The idea of relocating Whitehall departments to the regions has a long but rather mundane history in the UK. Already, more than 80% of civil servants are based outside London – probably higher than most of us assume, given Britain’s highly centralised political system.
If we exclude the Ministry of Defence (which is concentrated in the south west), the north east has more civil servants than any English region beyond the capital. This is one of the many reasons why the Treasury’s decision to partially relocate itself to Darlington, which straddles County Durham and Teesside, is rather surprising.
The expectation that other departments will follow the Treasury to the market town as part of an economic “campus” will be particularly hard to swallow for Sheffield, for instance. The city experienced the closure of its Department for Business, Energy and Industrial Strategy office in only 2018, resulting in hundreds of job losses.
Nevertheless, even if the civil service is less London-centric than we might believe, the headcount outside the capital has taken a bigger hit from austerity since 2010 than those in departmental headquarters. This compounds cuts to local government throughout the regions. Darlington will gain 750 Treasury employees but its council reported in 2017 that it had lost 730 jobs since 2010 as a result of budget cuts.
The distribution of power within the civil service is also geographically uneven. Hardly any senior civil servants are based outside London. To use the above example again, Sheffield remains the home of the government-owned British Business Bank, but all of the organisation’s policy and executive staff are located in London.
As a secondary base for Britain’s central finance and economics ministry, Darlington is not without advantages. The town serves as the gateway between the Yorkshire dales and the north east region. It is close to the graduate-producing cities of Newcastle and Durham, but significantly closer to London in terms of journey times. It also happens to be the closest large town to chancellor Rishi Sunak’s North Yorkshire constituency.
As many have pointed out, however, a government serious about recruiting a more geographically diverse cohort into the upper ranks of officialdom might opt instead for one of the north’s major cities, such as Manchester or Leeds. Those cities would offer a significantly larger pool of “talent” for the Treasury to draw upon than what could be available in Darlington or even the wider north east region – though it should be noted that Leeds, while missing out on the Treasury, will be home to the new National Infrastructure Bank.
But this argument is hardly flawless. How much would adding another public sector employer – indeed, just one or two divisions of what is actually Whitehall’s smallest department – bring to diverse economies like Manchester or Leeds? These cities already provide an array of employment opportunities for their middle-class graduates – a very large proportion of which are migrants from elsewhere in the UK. Many local economic development experts are locked into a city-led development model which has failed to benefit the less well-off residents of large northern English cities.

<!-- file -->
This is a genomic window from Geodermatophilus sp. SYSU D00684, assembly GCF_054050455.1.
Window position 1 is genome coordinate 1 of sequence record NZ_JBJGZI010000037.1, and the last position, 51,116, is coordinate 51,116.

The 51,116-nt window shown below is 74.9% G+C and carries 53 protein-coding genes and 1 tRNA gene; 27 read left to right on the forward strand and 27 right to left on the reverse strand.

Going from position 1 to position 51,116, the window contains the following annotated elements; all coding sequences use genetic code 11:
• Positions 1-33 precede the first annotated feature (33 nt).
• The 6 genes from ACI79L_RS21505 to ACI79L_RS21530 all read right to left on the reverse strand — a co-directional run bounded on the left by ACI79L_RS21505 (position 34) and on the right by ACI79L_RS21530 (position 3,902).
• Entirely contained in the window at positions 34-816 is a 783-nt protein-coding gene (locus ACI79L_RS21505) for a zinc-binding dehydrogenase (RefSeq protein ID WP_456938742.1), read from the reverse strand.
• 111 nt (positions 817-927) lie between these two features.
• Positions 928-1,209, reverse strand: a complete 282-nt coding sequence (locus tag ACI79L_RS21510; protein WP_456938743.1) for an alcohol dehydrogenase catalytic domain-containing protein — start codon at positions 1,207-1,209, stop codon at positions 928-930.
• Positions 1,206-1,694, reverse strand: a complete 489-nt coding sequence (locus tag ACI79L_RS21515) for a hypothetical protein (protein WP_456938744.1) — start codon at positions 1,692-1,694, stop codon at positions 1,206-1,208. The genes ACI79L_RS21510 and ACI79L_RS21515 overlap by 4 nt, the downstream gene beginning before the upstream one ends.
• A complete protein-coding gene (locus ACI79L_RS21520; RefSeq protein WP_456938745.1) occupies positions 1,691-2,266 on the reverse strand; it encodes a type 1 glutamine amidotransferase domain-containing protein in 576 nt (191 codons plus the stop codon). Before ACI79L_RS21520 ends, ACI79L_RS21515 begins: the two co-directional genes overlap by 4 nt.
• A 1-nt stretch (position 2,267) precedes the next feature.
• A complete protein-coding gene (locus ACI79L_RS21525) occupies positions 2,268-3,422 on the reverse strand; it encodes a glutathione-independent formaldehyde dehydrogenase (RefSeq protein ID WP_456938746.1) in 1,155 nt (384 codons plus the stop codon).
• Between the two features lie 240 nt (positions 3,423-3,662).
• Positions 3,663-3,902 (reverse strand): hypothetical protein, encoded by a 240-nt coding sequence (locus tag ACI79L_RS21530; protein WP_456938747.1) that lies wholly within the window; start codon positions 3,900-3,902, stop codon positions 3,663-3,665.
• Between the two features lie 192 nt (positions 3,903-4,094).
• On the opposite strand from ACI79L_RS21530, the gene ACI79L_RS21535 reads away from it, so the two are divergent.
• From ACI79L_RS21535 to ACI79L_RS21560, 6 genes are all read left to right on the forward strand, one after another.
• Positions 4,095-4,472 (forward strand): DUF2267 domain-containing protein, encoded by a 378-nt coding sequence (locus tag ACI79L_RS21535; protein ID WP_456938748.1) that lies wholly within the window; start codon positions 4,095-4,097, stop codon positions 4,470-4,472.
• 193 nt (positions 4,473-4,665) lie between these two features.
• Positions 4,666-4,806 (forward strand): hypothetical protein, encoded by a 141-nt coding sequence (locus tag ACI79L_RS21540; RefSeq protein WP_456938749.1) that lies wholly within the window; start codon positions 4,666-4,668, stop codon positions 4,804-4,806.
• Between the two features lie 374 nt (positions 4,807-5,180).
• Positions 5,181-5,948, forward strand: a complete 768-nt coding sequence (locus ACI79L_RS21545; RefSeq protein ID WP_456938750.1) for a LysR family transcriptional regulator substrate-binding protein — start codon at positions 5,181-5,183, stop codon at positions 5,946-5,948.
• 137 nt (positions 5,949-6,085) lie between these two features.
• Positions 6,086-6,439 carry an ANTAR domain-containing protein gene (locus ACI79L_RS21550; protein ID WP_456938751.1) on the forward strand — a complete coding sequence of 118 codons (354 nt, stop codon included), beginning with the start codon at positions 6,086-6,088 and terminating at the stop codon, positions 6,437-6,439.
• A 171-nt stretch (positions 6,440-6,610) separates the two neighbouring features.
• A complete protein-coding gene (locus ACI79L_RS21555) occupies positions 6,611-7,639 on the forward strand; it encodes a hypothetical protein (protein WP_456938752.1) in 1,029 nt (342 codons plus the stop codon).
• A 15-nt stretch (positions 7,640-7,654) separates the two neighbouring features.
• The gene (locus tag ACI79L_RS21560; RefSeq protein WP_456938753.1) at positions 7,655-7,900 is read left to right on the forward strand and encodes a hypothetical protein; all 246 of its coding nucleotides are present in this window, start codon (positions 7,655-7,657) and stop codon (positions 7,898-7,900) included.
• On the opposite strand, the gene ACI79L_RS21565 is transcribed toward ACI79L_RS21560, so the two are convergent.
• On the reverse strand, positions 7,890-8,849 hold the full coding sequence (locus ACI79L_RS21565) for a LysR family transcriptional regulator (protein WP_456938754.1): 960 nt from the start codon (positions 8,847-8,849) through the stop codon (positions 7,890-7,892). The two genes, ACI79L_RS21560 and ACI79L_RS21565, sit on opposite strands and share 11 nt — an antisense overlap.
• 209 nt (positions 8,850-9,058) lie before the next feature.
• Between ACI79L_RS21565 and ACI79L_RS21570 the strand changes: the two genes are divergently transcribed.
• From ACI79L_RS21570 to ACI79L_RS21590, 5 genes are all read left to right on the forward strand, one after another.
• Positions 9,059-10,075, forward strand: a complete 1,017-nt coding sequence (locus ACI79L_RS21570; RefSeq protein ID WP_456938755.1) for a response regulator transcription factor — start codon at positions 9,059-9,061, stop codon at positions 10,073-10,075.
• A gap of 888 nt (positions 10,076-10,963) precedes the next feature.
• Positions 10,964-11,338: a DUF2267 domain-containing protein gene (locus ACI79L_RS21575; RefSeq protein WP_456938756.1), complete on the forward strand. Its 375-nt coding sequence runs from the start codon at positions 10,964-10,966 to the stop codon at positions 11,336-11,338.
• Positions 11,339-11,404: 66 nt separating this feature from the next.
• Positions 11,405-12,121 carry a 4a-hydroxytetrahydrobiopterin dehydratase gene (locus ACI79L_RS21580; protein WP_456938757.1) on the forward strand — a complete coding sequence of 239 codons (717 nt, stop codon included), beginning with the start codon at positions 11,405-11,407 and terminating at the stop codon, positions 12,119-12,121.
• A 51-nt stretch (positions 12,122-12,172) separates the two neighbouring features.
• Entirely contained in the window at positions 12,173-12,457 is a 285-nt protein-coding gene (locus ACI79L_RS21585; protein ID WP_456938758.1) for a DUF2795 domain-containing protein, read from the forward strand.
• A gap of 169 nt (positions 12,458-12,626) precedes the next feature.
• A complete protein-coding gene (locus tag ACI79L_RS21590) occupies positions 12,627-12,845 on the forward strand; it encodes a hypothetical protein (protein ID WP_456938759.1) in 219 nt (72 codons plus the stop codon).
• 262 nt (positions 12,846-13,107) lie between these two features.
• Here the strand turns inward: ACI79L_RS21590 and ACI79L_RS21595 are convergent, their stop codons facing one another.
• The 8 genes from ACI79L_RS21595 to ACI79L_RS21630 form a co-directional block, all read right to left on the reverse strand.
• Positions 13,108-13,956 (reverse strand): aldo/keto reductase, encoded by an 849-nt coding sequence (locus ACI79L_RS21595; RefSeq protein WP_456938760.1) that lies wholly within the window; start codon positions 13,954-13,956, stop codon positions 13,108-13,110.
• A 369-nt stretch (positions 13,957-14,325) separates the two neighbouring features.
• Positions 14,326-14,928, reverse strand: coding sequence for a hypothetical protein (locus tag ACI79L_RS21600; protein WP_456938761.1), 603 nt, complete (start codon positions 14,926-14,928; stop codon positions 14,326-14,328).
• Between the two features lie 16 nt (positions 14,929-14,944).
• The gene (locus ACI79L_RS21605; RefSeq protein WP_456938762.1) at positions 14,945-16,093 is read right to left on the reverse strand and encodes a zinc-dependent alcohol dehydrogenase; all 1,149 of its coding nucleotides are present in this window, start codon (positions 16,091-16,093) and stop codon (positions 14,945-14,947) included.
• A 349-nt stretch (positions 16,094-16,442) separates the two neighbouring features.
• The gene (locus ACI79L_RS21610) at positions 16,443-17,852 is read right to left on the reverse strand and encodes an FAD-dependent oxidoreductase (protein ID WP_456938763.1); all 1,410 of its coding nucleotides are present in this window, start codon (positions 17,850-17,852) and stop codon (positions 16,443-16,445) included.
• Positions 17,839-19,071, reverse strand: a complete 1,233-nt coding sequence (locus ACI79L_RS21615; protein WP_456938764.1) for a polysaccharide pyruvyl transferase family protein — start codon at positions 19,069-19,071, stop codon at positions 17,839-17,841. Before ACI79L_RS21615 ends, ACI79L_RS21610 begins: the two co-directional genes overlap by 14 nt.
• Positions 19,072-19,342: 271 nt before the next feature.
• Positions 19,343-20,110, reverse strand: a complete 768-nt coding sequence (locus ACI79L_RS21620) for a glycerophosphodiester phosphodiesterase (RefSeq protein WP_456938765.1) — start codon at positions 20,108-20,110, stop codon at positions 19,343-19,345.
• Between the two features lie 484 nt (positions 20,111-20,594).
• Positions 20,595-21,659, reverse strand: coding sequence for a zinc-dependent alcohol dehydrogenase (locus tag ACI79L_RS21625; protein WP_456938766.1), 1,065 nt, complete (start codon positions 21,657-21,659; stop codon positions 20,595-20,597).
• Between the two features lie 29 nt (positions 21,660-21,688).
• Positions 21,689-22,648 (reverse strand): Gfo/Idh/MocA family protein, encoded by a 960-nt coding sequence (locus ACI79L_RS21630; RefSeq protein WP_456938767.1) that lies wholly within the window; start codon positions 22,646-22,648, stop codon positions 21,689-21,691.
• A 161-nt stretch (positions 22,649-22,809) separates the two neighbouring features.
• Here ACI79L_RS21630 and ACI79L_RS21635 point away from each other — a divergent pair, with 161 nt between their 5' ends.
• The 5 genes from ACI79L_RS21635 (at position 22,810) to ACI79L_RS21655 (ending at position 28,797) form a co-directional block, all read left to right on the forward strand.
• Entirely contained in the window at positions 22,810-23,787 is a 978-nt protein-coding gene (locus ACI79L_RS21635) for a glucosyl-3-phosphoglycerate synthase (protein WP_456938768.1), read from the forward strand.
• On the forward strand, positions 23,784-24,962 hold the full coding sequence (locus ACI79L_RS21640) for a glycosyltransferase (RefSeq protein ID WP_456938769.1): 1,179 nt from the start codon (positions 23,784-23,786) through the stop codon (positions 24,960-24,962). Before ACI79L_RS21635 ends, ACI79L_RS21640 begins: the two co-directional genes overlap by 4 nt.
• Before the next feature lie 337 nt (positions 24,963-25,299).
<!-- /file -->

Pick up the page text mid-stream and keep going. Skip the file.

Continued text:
The politics of towns
It is revealing that the chancellor has chosen a so-called “red wall” town for this project. This decision is unlikely to have resulted, however, from any serious analysis of the flaws of city-led development. Rather, it arises from – Sunak’s work/life balance aside – the political value of places like Darlington to the current government. Boris Johnson’s electoral coalition combines traditional Tory heartlands in the affluent south east with Brexit-voting areas in the north and midlands.
Because of this, new local government funding pots such as the Towns Fund and the Levelling Up Fund are skewed heavily towards towns and small cities in Conservative-held constituencies. The “levelling up” agenda in general is a move away from the Treasury’s pre-2019 practice of focusing regional policies on Labour-held cities – even under Conservative-led governments. The notion of devolving policy powers to cities and regions has also disappeared, despite 2016’s promise of “taking back control”.
However, while Darlington probably seems like the archetypal red-wall constituency in the privilege-infused worldview of the Johnson government (it returned a Conservative MP at the 2019 election, by a very narrow margin, for the first time since Thatcher) others see things rather differently.
For example, Andy Preston, independent mayor of Middlesbrough – one of Darlington’s Tees Valley compatriots – has argued that relocating the Treasury to Darlington, “doesn’t make any sense. Darlington doesn’t have any more need of levelling up than many towns in the south, so the government’s decision looks odd at best”.
Darlington’s traditional strength in the railway and engineering industries has given way in recent years to a more gentrified economy. This might come as a relief to Treasury mandarins about to venture northwards for the first time. But it demonstrates that genuine spatial rebalancing is less of a concern for the government than its rhetoric suggests.
Craig Berry is a member of the Labour Party.
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This content was originally published by The Conversation. Original publishers retain all rights. It appears here for a limited time before automated archiving. By The Conversation